Supply Trace 'first' openaccess platform to detect forced labour in US apparel supply chains just

Supply Trace 'first' openaccess platform to detect forced labour in US apparel supply chains  just

A new open-access platform, Supply Trace, has been launched by Northeastern and Sheffield Hallam Universities to help identify forced labor risks in supply chains. The platform, currently in the pilot phase targeting the apparel sector, leverages data and machine learning algorithms to trace relationships between entities. Plans are in place to expand to other sectors and regions to address global concerns about human rights violations in supply chains.

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Supply Trace FAQs

Supply Trace Frequently Asked Questions (FAQs)

1. What is Supply Trace?

- Supply Trace is an open-access platform developed to identify potential exposure to forced labor risks within US supply chains, particularly in the apparel sector.

2. Why was Supply Trace created?

- The platform was created to enhance the transparency of supply chains and help stakeholders identify and address instances of forced labor.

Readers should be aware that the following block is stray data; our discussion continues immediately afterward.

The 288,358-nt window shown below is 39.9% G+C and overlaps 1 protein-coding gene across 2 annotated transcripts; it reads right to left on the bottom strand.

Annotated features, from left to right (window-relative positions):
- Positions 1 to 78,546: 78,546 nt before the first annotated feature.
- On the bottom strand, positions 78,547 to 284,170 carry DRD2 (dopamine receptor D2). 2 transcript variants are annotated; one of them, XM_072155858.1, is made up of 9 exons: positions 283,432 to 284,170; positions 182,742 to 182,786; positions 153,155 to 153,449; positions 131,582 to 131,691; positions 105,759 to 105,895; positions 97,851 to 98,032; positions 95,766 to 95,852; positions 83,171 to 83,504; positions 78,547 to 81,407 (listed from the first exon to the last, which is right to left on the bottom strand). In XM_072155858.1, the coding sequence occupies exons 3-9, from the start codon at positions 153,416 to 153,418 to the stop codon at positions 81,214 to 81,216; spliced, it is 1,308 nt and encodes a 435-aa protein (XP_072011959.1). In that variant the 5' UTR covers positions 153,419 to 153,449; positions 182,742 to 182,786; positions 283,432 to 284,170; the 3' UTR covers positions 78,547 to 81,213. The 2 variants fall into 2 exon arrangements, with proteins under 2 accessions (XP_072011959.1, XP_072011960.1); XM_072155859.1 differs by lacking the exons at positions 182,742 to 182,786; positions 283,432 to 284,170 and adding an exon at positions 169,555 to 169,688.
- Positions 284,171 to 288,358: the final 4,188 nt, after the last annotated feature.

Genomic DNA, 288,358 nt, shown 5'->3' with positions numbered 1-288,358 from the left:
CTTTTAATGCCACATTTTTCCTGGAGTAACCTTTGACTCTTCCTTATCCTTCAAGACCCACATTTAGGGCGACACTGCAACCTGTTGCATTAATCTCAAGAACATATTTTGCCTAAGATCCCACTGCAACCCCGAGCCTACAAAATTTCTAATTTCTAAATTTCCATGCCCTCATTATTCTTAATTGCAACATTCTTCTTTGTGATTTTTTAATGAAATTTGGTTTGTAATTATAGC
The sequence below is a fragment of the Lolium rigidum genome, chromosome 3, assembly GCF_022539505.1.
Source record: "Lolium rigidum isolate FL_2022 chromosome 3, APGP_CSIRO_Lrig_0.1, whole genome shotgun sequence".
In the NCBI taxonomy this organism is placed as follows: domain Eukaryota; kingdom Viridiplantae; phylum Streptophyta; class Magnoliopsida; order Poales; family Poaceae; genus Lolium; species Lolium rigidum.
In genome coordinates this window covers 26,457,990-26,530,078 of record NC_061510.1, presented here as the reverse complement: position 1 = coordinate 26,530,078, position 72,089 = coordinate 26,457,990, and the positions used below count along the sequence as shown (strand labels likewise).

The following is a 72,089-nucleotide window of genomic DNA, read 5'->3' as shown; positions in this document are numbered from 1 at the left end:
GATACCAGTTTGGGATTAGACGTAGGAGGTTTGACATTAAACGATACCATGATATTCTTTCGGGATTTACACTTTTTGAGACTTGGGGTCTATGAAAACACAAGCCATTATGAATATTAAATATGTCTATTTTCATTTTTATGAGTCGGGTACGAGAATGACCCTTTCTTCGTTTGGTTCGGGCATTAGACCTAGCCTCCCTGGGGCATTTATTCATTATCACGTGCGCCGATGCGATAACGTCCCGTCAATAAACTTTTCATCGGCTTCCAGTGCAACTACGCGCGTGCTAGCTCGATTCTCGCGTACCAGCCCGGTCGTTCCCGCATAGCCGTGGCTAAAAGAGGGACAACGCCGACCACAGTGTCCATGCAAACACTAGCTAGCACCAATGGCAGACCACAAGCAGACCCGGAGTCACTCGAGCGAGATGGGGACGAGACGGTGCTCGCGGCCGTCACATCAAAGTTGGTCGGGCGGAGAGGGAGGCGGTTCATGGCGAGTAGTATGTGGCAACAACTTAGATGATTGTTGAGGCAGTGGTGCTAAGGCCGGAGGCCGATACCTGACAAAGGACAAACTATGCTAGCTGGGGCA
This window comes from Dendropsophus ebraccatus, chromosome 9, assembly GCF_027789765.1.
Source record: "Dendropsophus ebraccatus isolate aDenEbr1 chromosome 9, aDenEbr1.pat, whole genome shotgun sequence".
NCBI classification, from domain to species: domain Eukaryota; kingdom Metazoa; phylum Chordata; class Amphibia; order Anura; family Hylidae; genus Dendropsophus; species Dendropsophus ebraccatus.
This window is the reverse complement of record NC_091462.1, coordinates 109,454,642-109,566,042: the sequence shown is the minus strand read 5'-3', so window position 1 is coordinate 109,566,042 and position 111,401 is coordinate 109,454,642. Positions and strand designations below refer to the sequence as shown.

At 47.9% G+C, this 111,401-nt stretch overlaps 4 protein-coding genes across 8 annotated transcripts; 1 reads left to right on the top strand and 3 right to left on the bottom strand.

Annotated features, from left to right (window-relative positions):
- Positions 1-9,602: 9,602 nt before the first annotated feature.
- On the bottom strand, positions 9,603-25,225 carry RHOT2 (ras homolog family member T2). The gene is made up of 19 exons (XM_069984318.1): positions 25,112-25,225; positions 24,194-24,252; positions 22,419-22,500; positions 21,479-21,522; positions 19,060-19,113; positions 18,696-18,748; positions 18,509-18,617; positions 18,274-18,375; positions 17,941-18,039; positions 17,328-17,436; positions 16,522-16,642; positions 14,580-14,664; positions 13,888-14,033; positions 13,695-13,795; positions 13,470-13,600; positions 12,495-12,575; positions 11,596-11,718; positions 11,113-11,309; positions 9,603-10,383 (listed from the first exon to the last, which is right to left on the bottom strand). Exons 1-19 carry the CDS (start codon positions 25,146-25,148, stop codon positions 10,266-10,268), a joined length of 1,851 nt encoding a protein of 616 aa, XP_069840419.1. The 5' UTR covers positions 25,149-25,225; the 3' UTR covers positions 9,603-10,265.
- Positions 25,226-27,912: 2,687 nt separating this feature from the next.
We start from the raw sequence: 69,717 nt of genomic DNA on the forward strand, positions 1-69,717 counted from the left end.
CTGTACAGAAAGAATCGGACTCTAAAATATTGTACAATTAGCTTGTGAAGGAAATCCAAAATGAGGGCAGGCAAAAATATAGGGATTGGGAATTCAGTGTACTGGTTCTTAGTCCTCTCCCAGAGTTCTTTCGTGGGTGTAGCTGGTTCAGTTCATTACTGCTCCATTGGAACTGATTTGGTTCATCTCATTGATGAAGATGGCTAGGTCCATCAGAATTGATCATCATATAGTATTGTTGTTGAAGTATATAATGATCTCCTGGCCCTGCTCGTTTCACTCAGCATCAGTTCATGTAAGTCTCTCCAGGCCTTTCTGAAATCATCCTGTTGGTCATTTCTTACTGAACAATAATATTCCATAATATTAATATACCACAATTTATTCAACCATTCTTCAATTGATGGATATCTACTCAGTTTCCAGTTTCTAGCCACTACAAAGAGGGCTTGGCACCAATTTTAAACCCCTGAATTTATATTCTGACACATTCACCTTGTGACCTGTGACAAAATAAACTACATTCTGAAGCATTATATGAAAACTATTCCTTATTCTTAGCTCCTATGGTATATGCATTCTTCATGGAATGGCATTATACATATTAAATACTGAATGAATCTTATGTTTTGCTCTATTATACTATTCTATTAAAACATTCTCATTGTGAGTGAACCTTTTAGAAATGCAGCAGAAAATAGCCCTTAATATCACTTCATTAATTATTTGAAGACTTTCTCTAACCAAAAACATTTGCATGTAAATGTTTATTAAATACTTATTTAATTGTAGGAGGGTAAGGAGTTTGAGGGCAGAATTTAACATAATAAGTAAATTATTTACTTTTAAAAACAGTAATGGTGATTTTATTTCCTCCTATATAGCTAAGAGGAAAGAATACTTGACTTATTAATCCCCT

3. Is Supply Trace the first platform of its kind?

- According to the information provided, yes, Supply Trace is described as the 'first' open-access platform specifically geared towards detecting forced labor in US apparel supply chains.

4. Who can use Supply Trace?

- While specific users are not mentioned, typically such open-access platforms can be used by businesses, investors, regulators, and human rights organizations to assess and mitigate forced labor risks.

5. How does forced labor risk affect companies like Nike?

- For companies like Nike, forced labor risks can draw increased scrutiny from shareholders and other stakeholders if the company is perceived to be silent or inactive on addressing such concerns in its supply chain.

6. Are there any other tools or lists to help companies address forced labor?

- Yes, the U.S. Government provides resources such as the 2020 List of Goods Produced by Child Labor or Forced Labor to assist companies in understanding and dealing with labor abuses within their supply chains.

7. How are companies like Apple addressing labor issues in their supply chain?

- Companies like Apple have educational programs for supplier employees as part of their supply chain responsibility initiatives, as seen in the Apple Education Hub that was scaled in the first year for employees in the United States, China, India, and Vietnam.

8. Why is transparency important in supply chains?

- Transparency in supply chains is crucial in detecting unauthorized subcontracting and forced labor. It can boost business value by building trust with consumers and stakeholders, and by ensuring compliance with regulations and ethical standards.

9. Can forced labor exist beyond the first tier of a company's supply chain?

- Yes, as the 2021 Apparel and Footwear benchmark report indicates, there is less transparency below the first tier, but forced labor risks are just as prevalent in these lower tiers of supply chains.